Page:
EcoMuslim Guide To Planting From Seed - Indoors

A beginner's guide to growing vegetables and flowers from seed. There are six easy steps to growing plants indoors, to your garden. So...

A beginner's guide to growing vegetables and flowers from seed.

There are six easy steps to growing plants indoors, to your garden. Some plants can stay indoors permanently; for this guide, I'm describing how to start from a seed to the full crop outside.


The goal with seeds is to be ready according to their type. Look at the guidelines on the packets which should tell you when to start planting inside.

It will say something like 'sow from late Feb to early April', 'plant 4-6 weeks after the last frost'.

Remember-this is general guidance for your domestic plants like non-root vegetables and summer flowers. Some seeds have unique requirements and may need re-potting two times before being transplanted outdoors.

If you have a greenhouse or warm conservatory you can start as early as January, otherwise, most plants begin indoors around Feb-March. After this, they're planted in the ground outdoors in May-June.


You can start planting seeds in almost any container so long as it's a couple of inches deep and has holes for drainage.

I use leftover yoghurt tubs, the inner tube of toilet paper rolls, cardboard boxes, and even egg cartons.

This is fine for vegetables like peas and tomatoes that can be started off indoors. Flowers such as poppies, begonias, or sweetpea can also begin inside. If your seeds are perennials, this means they are meant to survive indefinitely after a slow start. The hard effort you put in at the beginning will pay off Insha-Allah (God willing).

Not everyone has plant-pots at home, but you can save your milk bottles, yoghurt pots, tins and even drinks cartons. Wash and dry and poke 4-8 small holes in the base. Voila, a free plant pot.

To create a cover you can use cling film, a glass sheet, bin liner, a tray or a cardboard cutout as a make-shift insulator.

If you do venture out during lockdown to buy containers, most seed trays come with a plastic cover to keep the moisture in.


Fresh compost is vital to new plants. Don't use soil from your garden or other houseplants. It's very important to start with fresh compost because the few nutrients contained in it will ensure healthy baby plants.

Buy a small bag from your local store-a little goes a long way-a grow bag works just as well especially for outdoor planting.


Fill your containers with compost to below the neck, and lightly water. This will settle the soil for easier sowing. Check your packet to see how deep you should plant the seeds.

Either mix the seeds with a little sifted soil or sand and scatter over the top (for herbs, tomatoes, strawberries) or push individual seeds (like okra and beans) about 1-2 cm deep, well-spaced out. For every 10cm pot you can sow two seeds (like beans or peas). This way if you have any duds, you can pick out the stronger plants.

Flower seeds (not bulbs) are best sprinkled on top and the strongest seedlings can also be picked out. Runner beans and tiny tomato seeds should be 4-5 cm apart or in individual modules to grow and can be repotted when they are 15-20 cm tall.

Finally, sift a layer of compost on top to hide the seeds and lightly water, label the pot and cover.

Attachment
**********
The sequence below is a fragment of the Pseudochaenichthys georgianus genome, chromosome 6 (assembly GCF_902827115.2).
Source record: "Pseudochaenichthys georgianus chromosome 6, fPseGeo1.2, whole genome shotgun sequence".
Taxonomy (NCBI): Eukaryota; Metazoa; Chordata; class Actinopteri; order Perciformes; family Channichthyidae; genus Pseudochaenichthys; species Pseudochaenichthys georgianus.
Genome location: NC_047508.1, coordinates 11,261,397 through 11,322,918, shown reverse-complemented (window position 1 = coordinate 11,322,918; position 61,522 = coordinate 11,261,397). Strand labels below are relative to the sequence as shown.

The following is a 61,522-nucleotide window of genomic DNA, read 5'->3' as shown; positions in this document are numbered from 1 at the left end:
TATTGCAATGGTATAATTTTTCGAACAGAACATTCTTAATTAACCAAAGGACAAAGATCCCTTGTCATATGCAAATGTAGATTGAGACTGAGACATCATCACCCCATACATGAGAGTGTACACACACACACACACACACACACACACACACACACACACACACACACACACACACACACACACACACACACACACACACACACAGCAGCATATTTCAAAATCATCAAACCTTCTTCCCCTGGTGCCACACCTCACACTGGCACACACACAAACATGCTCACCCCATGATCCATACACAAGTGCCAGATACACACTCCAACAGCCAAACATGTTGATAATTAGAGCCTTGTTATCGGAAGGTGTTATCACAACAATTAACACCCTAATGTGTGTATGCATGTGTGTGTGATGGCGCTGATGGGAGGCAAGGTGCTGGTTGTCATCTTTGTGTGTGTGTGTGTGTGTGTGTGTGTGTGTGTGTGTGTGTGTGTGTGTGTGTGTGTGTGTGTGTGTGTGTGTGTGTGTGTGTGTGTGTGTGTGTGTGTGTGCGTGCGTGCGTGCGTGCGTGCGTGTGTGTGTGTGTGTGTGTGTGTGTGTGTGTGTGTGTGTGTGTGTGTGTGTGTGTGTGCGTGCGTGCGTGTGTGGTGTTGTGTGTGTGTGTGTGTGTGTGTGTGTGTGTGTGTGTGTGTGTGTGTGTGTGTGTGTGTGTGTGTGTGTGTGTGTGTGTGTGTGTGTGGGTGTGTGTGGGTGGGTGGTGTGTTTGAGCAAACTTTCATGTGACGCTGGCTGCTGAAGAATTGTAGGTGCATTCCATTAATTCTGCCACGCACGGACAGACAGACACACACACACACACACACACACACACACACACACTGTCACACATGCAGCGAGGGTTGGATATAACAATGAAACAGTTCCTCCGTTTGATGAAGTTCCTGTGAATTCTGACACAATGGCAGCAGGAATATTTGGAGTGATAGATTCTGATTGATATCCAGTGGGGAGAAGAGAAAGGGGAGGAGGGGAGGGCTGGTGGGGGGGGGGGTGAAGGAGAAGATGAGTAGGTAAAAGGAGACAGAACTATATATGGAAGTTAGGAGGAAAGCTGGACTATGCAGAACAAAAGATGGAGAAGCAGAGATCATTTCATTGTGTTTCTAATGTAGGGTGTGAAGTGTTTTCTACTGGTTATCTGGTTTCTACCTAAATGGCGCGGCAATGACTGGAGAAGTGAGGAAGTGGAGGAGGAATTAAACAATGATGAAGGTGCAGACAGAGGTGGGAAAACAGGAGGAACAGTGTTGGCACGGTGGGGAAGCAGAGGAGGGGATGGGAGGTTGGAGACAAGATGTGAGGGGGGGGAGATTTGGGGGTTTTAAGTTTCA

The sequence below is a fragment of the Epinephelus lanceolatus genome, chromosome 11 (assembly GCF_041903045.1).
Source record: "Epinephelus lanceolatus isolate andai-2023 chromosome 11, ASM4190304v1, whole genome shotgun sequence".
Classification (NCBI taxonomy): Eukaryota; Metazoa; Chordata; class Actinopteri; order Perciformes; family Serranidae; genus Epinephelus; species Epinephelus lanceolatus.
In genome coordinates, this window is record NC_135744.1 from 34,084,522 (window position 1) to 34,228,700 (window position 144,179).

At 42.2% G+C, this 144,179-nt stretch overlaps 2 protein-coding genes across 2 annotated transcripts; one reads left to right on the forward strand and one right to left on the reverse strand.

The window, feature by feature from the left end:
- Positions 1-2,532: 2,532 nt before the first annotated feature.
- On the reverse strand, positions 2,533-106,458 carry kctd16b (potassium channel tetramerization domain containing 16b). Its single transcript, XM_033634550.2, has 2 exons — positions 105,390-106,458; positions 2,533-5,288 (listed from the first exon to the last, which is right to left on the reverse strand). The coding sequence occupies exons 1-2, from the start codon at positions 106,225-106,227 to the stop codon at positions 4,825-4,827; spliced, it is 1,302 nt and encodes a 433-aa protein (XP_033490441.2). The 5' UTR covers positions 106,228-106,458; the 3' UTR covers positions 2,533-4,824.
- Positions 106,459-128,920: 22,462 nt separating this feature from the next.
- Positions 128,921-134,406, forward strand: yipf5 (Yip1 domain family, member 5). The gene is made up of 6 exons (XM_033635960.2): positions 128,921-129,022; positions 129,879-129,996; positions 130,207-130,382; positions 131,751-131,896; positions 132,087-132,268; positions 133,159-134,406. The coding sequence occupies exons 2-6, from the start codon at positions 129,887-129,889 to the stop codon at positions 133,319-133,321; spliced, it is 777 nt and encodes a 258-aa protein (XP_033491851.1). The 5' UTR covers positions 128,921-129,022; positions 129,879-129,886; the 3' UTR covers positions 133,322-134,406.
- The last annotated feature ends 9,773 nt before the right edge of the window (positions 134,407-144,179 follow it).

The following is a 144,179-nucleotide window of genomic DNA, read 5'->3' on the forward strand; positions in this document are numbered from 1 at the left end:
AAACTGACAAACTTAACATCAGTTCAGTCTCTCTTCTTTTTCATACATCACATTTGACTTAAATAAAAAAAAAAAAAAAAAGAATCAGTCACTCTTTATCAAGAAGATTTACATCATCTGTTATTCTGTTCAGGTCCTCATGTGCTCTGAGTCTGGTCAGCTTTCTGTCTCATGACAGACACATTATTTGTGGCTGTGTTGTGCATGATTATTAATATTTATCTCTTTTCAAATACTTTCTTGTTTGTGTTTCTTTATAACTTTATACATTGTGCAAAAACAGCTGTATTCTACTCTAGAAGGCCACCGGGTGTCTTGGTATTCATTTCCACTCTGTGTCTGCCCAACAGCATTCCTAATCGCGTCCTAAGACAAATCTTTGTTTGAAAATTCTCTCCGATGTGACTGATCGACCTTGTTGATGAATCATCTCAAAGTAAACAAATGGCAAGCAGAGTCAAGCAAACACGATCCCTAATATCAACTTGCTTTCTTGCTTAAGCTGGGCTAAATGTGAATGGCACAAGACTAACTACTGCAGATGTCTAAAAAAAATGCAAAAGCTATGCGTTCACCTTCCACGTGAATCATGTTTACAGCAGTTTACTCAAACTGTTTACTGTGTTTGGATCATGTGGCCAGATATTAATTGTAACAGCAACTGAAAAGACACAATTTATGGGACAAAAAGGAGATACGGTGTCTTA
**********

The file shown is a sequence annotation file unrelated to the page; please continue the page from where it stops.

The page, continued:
When you see the first sign of a green shoot, take the cover off for ventilation.

Water the plants by checking the moisture of the soil. Trays and small pots will need watering every second day and larger pots (or plug trays), every day. Once the plants have their first or second pair of leaves, feed with diluted fertiliser once every fortnight (follow the instructions). Fertiliser is important to tip the pH scale of the soil: some flower plants need acidic soil, some vegetables need alkaline.

Individual vegetable or flower feeds are a little different because they don't change the acidity of the soil. But they provide vital nutrients to support healthy fruit and vegetables. Don't use feed on these types of plants until they flower, otherwise, it will encourage more leaves to grow.

Repot the plants when they get to 12-15cm tall into larger containers. You'll see their roots fill up their first pot. Add enough compost to reach the first set of leaves and press down firmly to stabilise the stem.

Rotate the plants daily, because as my runner beans are kindly demonstrating, they grow towards the light!

Monitor and repeat their rotations for 2-4 weeks until your plants are sturdy, have several leaves and little offshoots between the stems. They are almost ready to be planted outside.


Gradually expose your plants to the weather and climate outdoors, so that they don’t experience 'transplant shock'. This process is called 'hardening off'.

Begin by sitting the pots outside a couple of hours each warm day from April onwards (usually when the frost has stopped). After 4-7 days gently pick out the seedlings from their pots using a wooden stick or your finger, and plant outside into the ground or large containers according to their requirements.

Example: my runner beans need vertical support and shady locations to grow.
Summer flowers can go straight into hanging baskets.

Mix the soil with good compost again and a plant feed (nitrogen/magnesium-based).

Water, read Salawat (Allahumma Salle `ala Muhammad), and repeat.

Hope that helps, all the best.

+ See some great animations for growing from seed to plant on Wikihow.


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